Fresh off a pair of impressive home performances, the Georgetown women’s soccer team (3-1) travels for its first road game of the season Friday night to take on No. 12 Rutgers (3-1-0) in Piscataway, NJ.

With 4-0 and 4-1 victories over Delaware (0-4) and Colorado College (2-2), respectively, the Hoyas have started to earn national attention; senior forward Grace Damaska’s six goals, including five in her last two games, ranks her tied for second in the nation, while junior midfielder Rachel Corboz’s five assists have her joint-first.

Defensively, sophomore goalkeeper Arielle Schectman has recorded three shutouts in her first four games with the help from junior defender Elizabeth Wenger and freshman defender Sarah Trissel.

Wenger earned the first Big East Defensive Player of the Week award by an outfield Georgetown player since Mary Kroening in November 2013, and Damaska took home the Offensive Player of the Week.

Head Coach Dave Nolan has been impressed so far with Georgetown’s sustained possession as well as the midfield’s desire to win the ball back immediately once it has been turned over. Corboz and central midfielder juniors Taylor Pak and Chloe Knott have stood out in that respect.

“If you have the ball, and you have the other team under pressure, your defense doesn’t get tested,” Nolan said. “And I think we’ve done a good job in all the games of owning possession … when the ball turns over, we have some midfielders in particular who work really hard to try to win the ball back.”

Though Rutgers sits high in the rankings and has already won at then-No. 10 UConn (3-1), the team has undergone massive changes since last season, graduating eight seniors. Additionally, the first-choice keeper is currently away from the team for U-20 national team duty.

“Rutgers had a year last year similar to our men’s program, in that all of their better players were their seniors,” Nolan said. “And they had a very good defensive mindset … the game against UConn was an interesting game. It was 2-0, Rutgers scored off two corner kicks. But if you were to look at possession and shots, UConn certainly owned the statistical side of it.”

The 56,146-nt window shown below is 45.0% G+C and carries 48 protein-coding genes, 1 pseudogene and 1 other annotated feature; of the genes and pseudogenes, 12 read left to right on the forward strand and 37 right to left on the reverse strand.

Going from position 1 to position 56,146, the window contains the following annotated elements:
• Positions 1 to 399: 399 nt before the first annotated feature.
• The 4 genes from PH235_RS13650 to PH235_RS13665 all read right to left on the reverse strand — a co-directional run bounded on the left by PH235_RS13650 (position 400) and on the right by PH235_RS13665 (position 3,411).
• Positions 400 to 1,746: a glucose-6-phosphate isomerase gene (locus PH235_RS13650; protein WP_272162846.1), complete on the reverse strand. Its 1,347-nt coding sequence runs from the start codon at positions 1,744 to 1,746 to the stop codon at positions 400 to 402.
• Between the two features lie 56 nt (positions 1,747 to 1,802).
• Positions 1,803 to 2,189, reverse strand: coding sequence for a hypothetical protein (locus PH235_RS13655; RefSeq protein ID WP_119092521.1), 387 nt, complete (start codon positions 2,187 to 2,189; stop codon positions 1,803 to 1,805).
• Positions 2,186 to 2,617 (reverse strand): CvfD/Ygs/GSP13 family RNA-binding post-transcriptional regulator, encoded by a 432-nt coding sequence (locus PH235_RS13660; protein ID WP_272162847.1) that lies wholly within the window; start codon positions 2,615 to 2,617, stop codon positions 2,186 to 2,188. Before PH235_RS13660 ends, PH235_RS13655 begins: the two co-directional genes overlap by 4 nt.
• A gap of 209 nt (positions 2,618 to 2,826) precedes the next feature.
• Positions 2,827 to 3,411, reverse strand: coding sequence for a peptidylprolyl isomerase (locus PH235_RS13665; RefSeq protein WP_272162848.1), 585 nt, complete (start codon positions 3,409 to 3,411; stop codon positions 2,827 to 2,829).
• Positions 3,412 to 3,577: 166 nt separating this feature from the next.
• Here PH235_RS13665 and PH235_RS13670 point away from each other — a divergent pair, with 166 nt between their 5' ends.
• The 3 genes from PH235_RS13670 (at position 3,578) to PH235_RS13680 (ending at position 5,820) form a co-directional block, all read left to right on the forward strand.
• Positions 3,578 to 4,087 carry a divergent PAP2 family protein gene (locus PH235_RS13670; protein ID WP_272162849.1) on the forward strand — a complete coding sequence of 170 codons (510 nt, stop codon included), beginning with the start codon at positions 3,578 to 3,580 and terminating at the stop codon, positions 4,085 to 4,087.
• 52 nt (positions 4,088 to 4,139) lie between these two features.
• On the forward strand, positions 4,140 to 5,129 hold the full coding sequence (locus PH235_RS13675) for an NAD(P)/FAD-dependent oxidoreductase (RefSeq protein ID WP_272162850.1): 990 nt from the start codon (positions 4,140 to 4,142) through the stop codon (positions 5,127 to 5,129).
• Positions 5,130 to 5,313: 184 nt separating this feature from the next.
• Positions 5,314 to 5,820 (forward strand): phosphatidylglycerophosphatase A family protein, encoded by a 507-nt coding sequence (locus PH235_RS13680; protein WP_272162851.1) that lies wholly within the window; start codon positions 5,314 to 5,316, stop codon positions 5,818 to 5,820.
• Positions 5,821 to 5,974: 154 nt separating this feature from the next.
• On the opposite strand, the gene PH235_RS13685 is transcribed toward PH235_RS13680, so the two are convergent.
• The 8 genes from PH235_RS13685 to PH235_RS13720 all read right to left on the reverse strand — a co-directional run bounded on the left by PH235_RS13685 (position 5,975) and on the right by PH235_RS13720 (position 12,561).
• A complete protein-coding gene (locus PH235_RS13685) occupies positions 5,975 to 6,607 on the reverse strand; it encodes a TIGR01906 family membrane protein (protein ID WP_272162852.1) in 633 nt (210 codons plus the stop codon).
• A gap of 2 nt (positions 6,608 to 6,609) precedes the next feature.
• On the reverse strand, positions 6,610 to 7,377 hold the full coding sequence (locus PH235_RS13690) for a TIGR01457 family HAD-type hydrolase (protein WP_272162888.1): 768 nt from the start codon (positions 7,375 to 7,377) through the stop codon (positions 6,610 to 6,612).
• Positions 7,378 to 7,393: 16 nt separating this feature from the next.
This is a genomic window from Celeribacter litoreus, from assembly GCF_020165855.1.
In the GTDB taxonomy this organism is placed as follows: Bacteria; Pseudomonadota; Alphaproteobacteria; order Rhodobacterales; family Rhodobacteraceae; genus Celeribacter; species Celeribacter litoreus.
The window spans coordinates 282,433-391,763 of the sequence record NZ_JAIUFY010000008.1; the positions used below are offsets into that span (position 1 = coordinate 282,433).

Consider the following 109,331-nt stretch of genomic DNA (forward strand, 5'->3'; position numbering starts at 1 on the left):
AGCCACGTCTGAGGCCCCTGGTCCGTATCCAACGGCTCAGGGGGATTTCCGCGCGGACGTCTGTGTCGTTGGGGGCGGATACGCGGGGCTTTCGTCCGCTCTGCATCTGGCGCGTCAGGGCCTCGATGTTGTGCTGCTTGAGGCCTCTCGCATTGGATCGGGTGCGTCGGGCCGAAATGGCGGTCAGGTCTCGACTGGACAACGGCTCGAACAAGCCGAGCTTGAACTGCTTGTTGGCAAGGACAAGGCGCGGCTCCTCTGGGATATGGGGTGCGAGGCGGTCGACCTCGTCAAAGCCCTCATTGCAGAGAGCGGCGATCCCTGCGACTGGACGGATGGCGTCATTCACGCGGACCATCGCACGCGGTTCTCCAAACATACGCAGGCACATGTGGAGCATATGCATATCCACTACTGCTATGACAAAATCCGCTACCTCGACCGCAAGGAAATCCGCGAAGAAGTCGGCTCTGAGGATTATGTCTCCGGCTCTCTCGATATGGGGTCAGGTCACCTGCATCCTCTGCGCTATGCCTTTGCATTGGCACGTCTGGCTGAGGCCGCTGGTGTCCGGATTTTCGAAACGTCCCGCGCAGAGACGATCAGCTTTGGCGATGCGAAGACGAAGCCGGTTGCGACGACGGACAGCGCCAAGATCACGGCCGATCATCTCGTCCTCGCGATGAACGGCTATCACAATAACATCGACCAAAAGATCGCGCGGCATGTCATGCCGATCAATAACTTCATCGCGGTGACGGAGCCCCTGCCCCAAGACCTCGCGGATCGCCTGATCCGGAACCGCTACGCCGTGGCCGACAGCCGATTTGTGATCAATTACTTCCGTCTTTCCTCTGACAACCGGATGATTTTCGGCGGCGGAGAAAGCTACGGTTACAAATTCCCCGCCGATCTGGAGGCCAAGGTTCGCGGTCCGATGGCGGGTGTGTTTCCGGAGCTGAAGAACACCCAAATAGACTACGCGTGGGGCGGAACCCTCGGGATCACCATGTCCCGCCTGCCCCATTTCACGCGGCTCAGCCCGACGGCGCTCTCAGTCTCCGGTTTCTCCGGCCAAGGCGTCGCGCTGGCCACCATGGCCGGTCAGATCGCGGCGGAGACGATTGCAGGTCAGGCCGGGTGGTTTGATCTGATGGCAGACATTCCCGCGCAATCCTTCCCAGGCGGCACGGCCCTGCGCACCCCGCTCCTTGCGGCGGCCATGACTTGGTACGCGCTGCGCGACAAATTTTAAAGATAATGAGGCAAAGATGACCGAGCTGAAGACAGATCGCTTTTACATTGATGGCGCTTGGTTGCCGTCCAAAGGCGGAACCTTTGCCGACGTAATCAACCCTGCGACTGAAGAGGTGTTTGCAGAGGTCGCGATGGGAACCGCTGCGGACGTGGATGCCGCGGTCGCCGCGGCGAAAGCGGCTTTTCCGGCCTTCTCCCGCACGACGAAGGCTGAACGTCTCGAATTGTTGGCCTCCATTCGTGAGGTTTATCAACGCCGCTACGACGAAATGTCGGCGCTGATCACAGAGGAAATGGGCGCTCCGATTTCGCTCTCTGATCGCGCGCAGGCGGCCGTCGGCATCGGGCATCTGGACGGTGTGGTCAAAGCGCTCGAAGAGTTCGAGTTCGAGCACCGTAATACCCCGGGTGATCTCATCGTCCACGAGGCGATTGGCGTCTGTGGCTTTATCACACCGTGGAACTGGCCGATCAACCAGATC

The Hoyas are also aware of Rutgers’ aerial prowess, as several of their goals have resulted from long throws or other set pieces.

The atmosphere in Piscataway has the potential to be raucous, with the Scarlet Knights highly primed for an evening game against a high-profile opponent, but Wenger did not seem concerned.

“Typically, and this is how I’ve been all through youth and high school in games so far, I’m very good at tuning out anything besides what’s going on right in the moment,” Wenger said. “But one time, at Virginia Tech, with their student section, that was the one time I really heard the student section. And that’s always fun to hear them heckling you; it motivates you to put the ball back down the other team’s throat.”

Not only did Wenger earn conference accolades for her defensive success last weekend, she also contributed an assist on Damaska’s fifth goal of the two games, lofting a semi-intentional inch-perfect ball from near the midfield line onto Damaska’s head to bury any remaining Tiger hopes.

Beside Wenger, Trissel has filled in admirably at center back in her first season on the Hilltop, earning praise from all sides.

“Sarah reminds me so much of Alexa St. Martin, who played here a couple of years ago,” Nolan said. “She’s similar in stature, she’s got the same grittiness and toughness, but more than anything she’s very assured on the field. She doesn’t panic, she doesn’t get flustered. She tends to read situations very well and ultimately usually makes the right decision … I’m not worried about inexperience.”

Wenger, too, admired the ability to jump into the Hoyas’ back four, alongside junior defender Drew Topor and graduate student Corey Delaney, and find such immediate success.

“I’m really excited to have her next to me; she’s such a solid player,” Wenger said. “She has taken stepping in like a pro — I’m pretty sure she’s done better than I have. She’s never seemed nervous and she’s really good communicating with me. She steps well.”

With the exception of the Stanford match, the defense has had success in quelling opposition attacks before they ever really begin. Colorado College’s lone goal came from its only threatening forward move.

Ultimately, however, Wenger places team results above her individual plaudits.

“[A]ccolades are nice,” Wenger said. “But it’s early in the season and we have a lot more games to play. I’m more interested in what’s coming for us than for what they’re giving me now.”

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